That face-to-face opportunity is the first step, but earlier Building Bridges forums have also stressed the importance of listening, not so much to formulate a rebuttal and win an argument, but to understand the perspective of the other speaker and recognize where values and goals are shared.

Toward that end, Mead and Nehring are extending their Building Bridges efforts with plans to launch a nonprofit that will focus much of its work on outreach to youths to build these skills among them and encourage their civic participation, especially presenting a perspective that counters the current us-vs.-them narrative, Mead said.

“The idea of it is to help the next generation launch into the world more prepared than maybe they would be otherwise,” he said.

The pair also are launching a website, TheBuildingBridgesProject.org, which will invite elected officials and the public to read and sign its Bridge-Building Pledge. The pledge asks signers to follow a code of conduct — table manners, if you will — intended to encourage civil discourse and treatment and prevent a slide into politics as usual.

“There’s all this work happening,” Nehring said. “But I think one of the things that can be really helpful, whether it’s for elected officials or for community members to commit to is a set of values and expectations.”

Among the pledge’s principles:

“I will be kind when disagreeing and refrain from turning a political disagreement into a personal disagreement.

“I will give others the benefit of the doubt and assume positive motives.

“I will challenge my beliefs and assumptions and be open to modifying my opinions in the face of new information.”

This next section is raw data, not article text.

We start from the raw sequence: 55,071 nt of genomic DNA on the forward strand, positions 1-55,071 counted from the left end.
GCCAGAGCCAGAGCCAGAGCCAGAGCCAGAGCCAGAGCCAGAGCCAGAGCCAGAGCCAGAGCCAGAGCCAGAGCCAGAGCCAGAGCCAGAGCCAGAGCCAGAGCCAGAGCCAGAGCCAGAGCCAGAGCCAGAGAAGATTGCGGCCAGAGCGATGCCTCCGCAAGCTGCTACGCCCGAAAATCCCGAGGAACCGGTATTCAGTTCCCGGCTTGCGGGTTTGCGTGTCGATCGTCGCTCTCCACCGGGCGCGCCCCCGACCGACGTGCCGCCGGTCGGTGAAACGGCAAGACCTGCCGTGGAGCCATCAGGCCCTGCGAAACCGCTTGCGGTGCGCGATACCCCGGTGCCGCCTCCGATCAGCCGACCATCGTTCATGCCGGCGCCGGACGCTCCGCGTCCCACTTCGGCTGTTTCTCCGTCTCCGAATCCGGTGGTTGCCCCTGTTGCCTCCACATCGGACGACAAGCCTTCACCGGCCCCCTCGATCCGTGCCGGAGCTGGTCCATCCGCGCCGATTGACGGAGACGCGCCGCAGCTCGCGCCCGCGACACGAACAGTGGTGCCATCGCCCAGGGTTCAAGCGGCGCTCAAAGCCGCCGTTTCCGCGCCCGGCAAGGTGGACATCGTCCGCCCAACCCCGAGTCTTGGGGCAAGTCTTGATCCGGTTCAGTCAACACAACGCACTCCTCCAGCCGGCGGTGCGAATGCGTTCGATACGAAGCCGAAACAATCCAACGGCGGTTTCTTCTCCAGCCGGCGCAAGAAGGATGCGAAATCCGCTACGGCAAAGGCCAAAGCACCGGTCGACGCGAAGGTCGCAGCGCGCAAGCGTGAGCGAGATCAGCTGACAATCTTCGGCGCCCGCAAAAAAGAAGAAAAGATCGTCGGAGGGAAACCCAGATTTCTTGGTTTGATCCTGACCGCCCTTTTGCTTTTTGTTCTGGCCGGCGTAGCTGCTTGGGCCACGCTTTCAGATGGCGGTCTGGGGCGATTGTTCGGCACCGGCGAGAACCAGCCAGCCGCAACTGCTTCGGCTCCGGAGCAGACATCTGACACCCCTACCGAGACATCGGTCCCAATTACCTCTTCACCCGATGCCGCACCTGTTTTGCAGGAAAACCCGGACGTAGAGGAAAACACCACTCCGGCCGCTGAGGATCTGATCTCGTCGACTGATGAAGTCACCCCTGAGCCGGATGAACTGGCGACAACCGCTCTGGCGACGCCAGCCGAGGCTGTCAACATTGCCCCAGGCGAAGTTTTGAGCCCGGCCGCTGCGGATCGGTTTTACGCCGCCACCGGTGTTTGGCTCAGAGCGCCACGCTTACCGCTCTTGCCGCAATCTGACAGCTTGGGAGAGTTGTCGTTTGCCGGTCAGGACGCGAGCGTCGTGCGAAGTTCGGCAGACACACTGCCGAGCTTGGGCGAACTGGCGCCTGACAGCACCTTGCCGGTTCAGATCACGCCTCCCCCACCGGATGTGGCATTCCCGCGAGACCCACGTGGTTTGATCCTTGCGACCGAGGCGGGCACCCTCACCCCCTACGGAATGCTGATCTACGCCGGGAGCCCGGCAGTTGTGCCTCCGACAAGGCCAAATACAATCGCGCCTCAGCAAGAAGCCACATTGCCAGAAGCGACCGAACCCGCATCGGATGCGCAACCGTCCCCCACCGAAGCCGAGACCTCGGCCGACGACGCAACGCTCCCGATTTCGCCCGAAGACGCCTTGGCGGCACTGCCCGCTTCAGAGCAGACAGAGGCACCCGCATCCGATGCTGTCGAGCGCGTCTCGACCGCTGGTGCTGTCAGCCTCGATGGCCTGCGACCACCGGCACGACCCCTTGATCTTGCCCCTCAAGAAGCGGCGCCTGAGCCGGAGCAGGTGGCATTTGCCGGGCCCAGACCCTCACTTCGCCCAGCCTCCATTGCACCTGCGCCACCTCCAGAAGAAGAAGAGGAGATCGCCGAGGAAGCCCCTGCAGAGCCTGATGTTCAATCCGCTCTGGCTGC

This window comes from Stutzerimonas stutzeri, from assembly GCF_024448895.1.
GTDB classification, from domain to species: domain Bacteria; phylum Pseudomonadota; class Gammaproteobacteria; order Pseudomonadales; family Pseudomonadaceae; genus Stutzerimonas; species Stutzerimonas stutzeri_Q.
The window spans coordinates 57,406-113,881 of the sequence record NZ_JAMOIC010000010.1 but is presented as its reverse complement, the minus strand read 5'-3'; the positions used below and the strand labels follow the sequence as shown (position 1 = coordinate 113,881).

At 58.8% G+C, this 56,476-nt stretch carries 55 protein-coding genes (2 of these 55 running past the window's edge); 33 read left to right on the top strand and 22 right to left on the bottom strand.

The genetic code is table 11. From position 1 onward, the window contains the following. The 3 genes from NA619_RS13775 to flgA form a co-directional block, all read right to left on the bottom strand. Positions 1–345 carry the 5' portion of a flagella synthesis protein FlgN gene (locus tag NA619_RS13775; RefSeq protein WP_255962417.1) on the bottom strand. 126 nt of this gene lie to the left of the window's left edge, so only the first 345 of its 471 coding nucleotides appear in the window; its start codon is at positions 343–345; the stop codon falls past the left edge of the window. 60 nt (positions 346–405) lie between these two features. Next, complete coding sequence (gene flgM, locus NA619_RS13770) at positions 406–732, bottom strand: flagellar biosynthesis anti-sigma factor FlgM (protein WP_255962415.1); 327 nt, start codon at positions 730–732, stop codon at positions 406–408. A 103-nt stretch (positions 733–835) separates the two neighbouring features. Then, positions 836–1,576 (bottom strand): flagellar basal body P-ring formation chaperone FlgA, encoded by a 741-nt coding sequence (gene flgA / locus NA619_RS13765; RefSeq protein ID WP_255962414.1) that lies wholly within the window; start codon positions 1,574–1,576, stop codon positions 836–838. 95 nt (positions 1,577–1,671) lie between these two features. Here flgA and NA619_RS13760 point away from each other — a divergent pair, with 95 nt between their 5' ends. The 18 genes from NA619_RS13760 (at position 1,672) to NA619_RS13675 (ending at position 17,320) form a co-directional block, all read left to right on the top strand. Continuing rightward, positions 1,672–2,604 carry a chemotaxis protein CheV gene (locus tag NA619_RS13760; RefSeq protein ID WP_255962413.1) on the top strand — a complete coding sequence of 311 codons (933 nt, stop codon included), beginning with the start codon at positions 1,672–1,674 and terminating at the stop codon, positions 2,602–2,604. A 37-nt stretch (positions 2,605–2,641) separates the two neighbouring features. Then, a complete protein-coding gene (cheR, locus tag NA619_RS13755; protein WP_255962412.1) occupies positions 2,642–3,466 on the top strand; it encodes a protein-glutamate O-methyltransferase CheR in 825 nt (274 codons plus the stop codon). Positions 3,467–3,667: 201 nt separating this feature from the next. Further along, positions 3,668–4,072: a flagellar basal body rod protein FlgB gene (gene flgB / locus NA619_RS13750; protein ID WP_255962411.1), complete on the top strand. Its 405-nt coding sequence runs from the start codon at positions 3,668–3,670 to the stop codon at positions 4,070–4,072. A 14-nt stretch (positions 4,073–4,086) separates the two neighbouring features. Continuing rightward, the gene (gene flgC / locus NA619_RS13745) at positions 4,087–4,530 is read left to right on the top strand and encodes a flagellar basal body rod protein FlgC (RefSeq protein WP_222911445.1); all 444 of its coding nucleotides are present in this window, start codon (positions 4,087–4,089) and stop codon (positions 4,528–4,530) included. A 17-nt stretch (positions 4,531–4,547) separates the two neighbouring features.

Admittedly, this is Golden Rule stuff; things we should have learned in kindergarten. But judging from some of the discourse and actions displayed on the national level in Congress and on the presidential campaign trail — with elbows and expletives freely thrown even among fellow party members — these are lessons that are often ignored out of political expediency. That drive to win arguments and votes — for partisan and personal benefit only — if not countered, risks its spread to the state and local level, within the state Legislature down to city councils and school boards.

The range of challenges and opportunities that we face at all levels of community interaction and government — from speed cameras to homelessness, education funding to tax fairness, Social Security to climate change — are daunting enough without personal and political hostility frustrating and preventing their resolution.

Heck, who presides over the state Senate, says Olympia, fortunately, has largely avoided the rancor now common in Congress. And it’s because, he said, the party leaders in the Senate and the House make a point of talking with each other. And it’s led to bipartisan agreement for many issues, including the state’s budgets earlier this year.

“It doesn’t mean they don’t have disagreements. It just means there is a no-surprises rule,” Heck said. “They treat one another respectfully. They try to work out the issues ahead of time.”

It’s a simple request we must ask of our leaders and ourselves: Come to the table.

Building Bridges

The Building Bridges discussion on political polarization is scheduled for 6 to 8 p.m. Monday, Dec. 4, at WSU-Everett, 915 N. Broadway in Everett. Admission is free but registration is requested by emailing buildingbridges.connect@gmail.com.